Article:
CARREFOUR — Blue used to be my favorite color. But I saw far too much of the color on Monday as my airplane descended into Port-au-Prince. The rolling, green hills of Haiti are now speckled with patches of royal blue. Blue means tent city. Blue means tarps. Blue means not enough is being done.
Eleven months ago the tarps were crisp, and bright. Now they're torn and faded. Tarps aren't meant to keep families dry from monsoon rains for an entire year. There are white tents underneath the tarps. They used to be white, anyway. Now the tents are stained brownish and yellow, like the armpit of an old t-shirt.
I shouldn't be surprised that so little has gotten done in Haiti since Jan. 12. I'm sure Rev. Jean Ellie Millien feels the same way, but he's a quiet man – except when he's behind the wheel, laying on the horn.
Millien and his wife, Mona, founded Ecole Le Bon Samaritain, an elementary school in Carrefour, nearly 14 years ago. And they're the reason for my trip back to Haiti. Though the couple have a home in Greenwich, they spend most of their time in Carrefour. Carrefour, Mona said, is where they're needed the most right now.
Jean-Ellie has been here for two weeks and Mona arrived a few days ago. They aren't returning to Connecticut until February.
I feel safe driving through Haiti's capital with Jean-Ellie. I don't know what the scene is at night, but by day the only evidence of election protests are ripped posters and banners, and maybe one or two burned structures. I gaze out the window, amazed at how little has changed since I last visited 10 months ago. Some people smile at me, kindly. Others look at me with empty eyes. Their eyes tell it all – they're tired. Tired of tents. Tired of rain. Tired of hunger pains and thirst. I can only make eye contact with them for a second, because I can feel their helplessness and it hurts. Others glare at me, annoyed that another American is here trying to save the day.
I have my pockets full of coins and toys, but I know that I can only give gifts out in secret, or else our Isuzu Rodeo will be overwhelmed with crowds. So I ignore the children coming up to our windows, and I ignore the man begging, "mama, give me something, mama. Miss Adidas," he says, reading my jacket. And I especially ignore the kissing sounds men make as we pass by. A kissing sound in Haiti is to a construction worker's whistle in the states. Cat calls.
But I am pleased at the hum of trailers and back hoes in some areas. Progress is being made…slowly. Construction here isn't like construction as we know it. No orange barrels, no caution signs, no concrete mixers. In Haiti, construction happens one post at a time, one brick at a time, one person at a time.
We finally make it to Carrefour. Except for the pink wall and colorful gate, the school isn't recognizable. The building that was barely standing in the spring has been demolished. Three small barracks and two large tents now make up the school. Tomorrow I'll get to observe classes. I'm curious how all 138 students fit into this area, but I'm glad to hear there's 138 students! This time last year Ecole Le Bon Samaritain had about 180 pupils. In February, the Milliens only knew the whereabouts of 25 of them. Jean-Ellie said some of the missing students fled to the country, others gave up on school. Others didn't make it at all.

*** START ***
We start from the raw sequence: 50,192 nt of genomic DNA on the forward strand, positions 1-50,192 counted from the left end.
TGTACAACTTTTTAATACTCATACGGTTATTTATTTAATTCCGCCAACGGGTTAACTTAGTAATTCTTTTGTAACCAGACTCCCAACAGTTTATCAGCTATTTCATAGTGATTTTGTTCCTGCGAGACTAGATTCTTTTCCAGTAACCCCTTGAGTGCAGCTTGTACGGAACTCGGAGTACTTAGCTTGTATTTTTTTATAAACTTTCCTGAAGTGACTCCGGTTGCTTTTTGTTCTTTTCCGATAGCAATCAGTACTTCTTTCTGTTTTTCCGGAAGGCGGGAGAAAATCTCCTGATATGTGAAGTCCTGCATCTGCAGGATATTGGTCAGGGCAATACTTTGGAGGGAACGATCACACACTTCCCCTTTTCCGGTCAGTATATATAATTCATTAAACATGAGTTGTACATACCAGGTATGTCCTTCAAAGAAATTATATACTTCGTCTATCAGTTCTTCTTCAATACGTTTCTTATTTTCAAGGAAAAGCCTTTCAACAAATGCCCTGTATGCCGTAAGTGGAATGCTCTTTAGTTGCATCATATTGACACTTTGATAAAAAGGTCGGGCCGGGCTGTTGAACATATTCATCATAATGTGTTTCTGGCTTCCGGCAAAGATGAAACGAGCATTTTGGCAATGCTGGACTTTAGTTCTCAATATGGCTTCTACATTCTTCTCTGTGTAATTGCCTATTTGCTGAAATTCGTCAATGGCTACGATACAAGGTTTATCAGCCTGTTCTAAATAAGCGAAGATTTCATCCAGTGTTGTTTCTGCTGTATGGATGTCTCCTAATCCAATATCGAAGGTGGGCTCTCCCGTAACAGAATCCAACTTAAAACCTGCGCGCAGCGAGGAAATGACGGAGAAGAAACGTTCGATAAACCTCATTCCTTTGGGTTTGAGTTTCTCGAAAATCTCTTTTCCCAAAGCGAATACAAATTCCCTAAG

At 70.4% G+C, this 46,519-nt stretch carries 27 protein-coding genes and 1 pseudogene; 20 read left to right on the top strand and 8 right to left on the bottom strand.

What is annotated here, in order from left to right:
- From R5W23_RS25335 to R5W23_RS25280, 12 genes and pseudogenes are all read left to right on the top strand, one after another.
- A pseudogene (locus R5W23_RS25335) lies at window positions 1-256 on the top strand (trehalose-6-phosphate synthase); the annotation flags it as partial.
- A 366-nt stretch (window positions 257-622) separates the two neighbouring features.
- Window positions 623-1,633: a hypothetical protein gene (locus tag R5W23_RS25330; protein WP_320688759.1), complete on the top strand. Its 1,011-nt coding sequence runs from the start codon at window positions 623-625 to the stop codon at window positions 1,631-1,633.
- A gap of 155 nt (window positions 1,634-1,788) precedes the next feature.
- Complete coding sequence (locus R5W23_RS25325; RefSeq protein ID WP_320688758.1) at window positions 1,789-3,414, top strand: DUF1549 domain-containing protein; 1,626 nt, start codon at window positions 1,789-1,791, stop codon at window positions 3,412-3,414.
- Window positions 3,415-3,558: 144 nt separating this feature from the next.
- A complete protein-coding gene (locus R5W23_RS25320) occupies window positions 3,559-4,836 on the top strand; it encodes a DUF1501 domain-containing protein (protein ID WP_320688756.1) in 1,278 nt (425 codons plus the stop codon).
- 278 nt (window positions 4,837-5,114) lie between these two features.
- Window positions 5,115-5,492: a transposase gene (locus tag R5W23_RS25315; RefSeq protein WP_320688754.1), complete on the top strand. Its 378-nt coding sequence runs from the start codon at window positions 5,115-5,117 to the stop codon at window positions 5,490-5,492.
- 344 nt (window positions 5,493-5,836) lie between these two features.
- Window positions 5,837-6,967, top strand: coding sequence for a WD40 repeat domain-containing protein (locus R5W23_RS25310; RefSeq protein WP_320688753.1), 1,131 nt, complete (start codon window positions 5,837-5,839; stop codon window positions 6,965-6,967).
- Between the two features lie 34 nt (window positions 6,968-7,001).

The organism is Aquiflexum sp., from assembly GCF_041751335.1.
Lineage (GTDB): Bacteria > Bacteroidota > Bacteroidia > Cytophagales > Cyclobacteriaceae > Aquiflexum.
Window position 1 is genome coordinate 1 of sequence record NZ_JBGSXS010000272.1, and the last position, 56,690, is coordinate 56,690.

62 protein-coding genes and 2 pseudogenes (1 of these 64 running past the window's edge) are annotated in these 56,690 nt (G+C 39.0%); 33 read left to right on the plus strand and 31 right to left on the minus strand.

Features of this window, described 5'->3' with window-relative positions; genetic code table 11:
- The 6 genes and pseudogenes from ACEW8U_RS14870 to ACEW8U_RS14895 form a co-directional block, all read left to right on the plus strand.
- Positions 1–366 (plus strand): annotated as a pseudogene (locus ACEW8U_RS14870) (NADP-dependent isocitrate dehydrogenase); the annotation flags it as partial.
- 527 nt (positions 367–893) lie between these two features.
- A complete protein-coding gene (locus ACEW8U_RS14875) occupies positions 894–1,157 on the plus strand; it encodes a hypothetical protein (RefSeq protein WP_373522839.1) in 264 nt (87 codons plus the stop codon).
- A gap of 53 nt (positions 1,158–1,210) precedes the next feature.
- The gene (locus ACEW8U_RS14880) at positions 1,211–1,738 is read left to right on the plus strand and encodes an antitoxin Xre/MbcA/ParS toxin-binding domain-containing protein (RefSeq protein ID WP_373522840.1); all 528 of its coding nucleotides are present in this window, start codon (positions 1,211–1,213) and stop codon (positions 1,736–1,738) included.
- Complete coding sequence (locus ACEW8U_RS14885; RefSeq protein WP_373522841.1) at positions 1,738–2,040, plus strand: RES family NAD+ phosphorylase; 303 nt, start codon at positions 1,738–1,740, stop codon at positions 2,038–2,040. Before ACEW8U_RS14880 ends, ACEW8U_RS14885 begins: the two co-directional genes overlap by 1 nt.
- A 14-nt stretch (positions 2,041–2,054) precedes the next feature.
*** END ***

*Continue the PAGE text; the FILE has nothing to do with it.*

He said that if enough money is raised the school can have a new structure and be fully operational again within three years. The Good Samaritain Rebuilding Fund, spearheaded by Old St. Andrew's Episcopal Church in Bloomfield, has raised about $92,000 for the school. Jean-Ellie says the school needs about $200,000 more. The school is currently working on earning a non-profit status.
Ecole Le Bon Samaritain not only provides education to its students, it also provides food and basic healthcare.
Mona said people ask her often why she and her husband spend so much time in Carrefour (a ghetto of Port-au-Prince), when they have a home in Connecticut and family in nicer places in Haiti.
"We are doing God's work," she says, shrugging her shoulders and laughing.
She adds that people in the U.S. don't realize what they have and don't realize that people of Haiti are in survival mode.
Mona was at the school when the earthquake happened. She heard a nearby house fall and before she could register what had happened, heard screams for help. She responded and until 2 a.m. helped a neighbor dig her child out from underneath rubble. A few hours later the child died.
For the next week Mona cooked for families in the community, until she ran out of food. Jean-Ellie was in Connecticut for a medical operation when the quake happened. He got to her as soon as he could and since then the couple has gone even further out of their way to help Carrefour, providing medical care and clothing immediately after the quake. Now their focus is rebuilding the school, which they firmly believe will ultimately help fight hunger and illiteracy in Haiti. I think they're right.